In finding fault with a work of art, the Prudent Man, firmly established upon his moral virtue, has the certitude that he is defending against the Artist a sacred good, the good of Man, and he looks upon the Artist as a child or a madman. Perched on his intellectual habit, the Artist is certain of defending a good which is no less sacred, the good of Beauty, and looks as though he were crushing the Prudent man under the weight of Aristotle’s maxim: Vita quae est secundum speculationem est melior quam quae secundum hominem. [The life that is lived according to knowledge is better than that lived according to the things of man.]9
It is only with the mastery springing from true sanctity that all such values are placed in their respective order, giving a true and holy meaning to human life! Nonetheless, the arts remain an honest good—indeed, they are like steps on the ladder that show us the beauty and grandeur of contemplation. Again, Maritain expresses the matter well:
Art teaches men the pleasures of the spirit, and because it is itself sensitive and adapted to their nature, it is the better able to lead them to what is nobler than itself. So in natural life, it plays the same part, so to speak, as the “sensible graces” in the spiritual life: and from afar off, without thinking, it prepares the human race for contemplation (the contemplation of the Saints) the spiritual joy of which surpasses every other joy, and seems to be the end of all human activities. For what useful purpose do servile work and trade serve, except to provide the body with the necessaries of life, so that it may be in a state fit for contemplation? What is the use of the moral virtues and prudence if not to procure that tranquility of the passions and interior peace which contemplation needs? To what end the whole government of civil life, if not to assure the exterior peace necessary to contemplation? “So that, properly considered, all the activities of human life seem to be for the service of those engaged in the contemplation of Truth” (cf. Aquinas, SCG, 3.37).10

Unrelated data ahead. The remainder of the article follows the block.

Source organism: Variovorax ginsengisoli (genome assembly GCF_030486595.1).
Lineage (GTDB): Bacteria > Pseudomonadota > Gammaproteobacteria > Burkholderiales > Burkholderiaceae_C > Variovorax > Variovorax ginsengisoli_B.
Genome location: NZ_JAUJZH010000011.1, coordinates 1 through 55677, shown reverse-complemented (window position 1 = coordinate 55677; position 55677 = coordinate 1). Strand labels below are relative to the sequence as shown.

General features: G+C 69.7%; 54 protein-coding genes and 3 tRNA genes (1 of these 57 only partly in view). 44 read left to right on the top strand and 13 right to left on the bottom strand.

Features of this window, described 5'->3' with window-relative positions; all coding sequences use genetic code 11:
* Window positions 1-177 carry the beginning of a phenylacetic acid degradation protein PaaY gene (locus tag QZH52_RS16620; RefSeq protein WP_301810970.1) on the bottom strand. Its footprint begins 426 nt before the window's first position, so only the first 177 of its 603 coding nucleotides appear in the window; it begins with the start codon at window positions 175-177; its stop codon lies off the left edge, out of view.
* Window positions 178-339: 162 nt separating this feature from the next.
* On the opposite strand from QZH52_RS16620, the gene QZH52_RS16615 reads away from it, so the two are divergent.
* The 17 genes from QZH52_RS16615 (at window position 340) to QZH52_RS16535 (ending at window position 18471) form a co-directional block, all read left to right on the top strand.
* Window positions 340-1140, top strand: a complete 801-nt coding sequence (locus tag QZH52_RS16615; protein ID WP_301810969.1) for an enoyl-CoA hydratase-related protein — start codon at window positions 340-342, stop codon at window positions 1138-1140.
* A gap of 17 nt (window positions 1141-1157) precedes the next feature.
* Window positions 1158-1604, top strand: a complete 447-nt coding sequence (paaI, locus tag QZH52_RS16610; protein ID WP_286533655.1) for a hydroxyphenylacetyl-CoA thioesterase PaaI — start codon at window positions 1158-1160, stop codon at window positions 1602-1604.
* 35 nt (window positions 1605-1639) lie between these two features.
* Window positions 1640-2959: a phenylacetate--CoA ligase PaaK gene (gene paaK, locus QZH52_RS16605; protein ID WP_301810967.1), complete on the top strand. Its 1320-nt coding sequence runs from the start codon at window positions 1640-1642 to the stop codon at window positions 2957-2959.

There are many goods, many ends that are good for their own sake. Indeed, this situation will lead some, even minds of great strength, to wonder whether or not we can bring this unruly, multifaceted story into a unified narrative. How do we give a single aim without piously destroying all goods that fall short of the Good God of whom it is said, “No one is good but God alone” (Mk. 10:18; Lk. 18:19)? One feels well the situation once described by Yves Simon as he was describing the problem of the analogical predication:
Thus, in the issue of the divine names, the proposition, “Being, one, good, just, loving, and all terms expressing absolute perfections are predicated analogically of God and of creatures,” can be dispensed with, either by the agnostic method, or through a pious annihilation of the world. In all varieties of agnosticism, an affirmative proposition of which “God” is the subject is described as devoid of meaning. On the other hand, many metaphysicians and religious thinkers are driven, more or less consciously and consistently, by the very tendency to believe that being, goodness, and the other absolute perfections belong to God in such an exclusive fashion that they can never be predicated of a creature in an intrinsic way. The created world disappears into a vacuum, and it seems that God’s infinite perfection is fittingly exalted. All our metaphysical troubles are over. But not for long, since any such experience as that of pain or love or duty causes us again to touch the universe of finite perfection. It is the glory of Aquinas to have understood that the world of creatures, though caused out of nothing, ready to disappear into inexistence, and truly akin to nothingness, is full of reality, full of activity, full of life, and full of liberty.11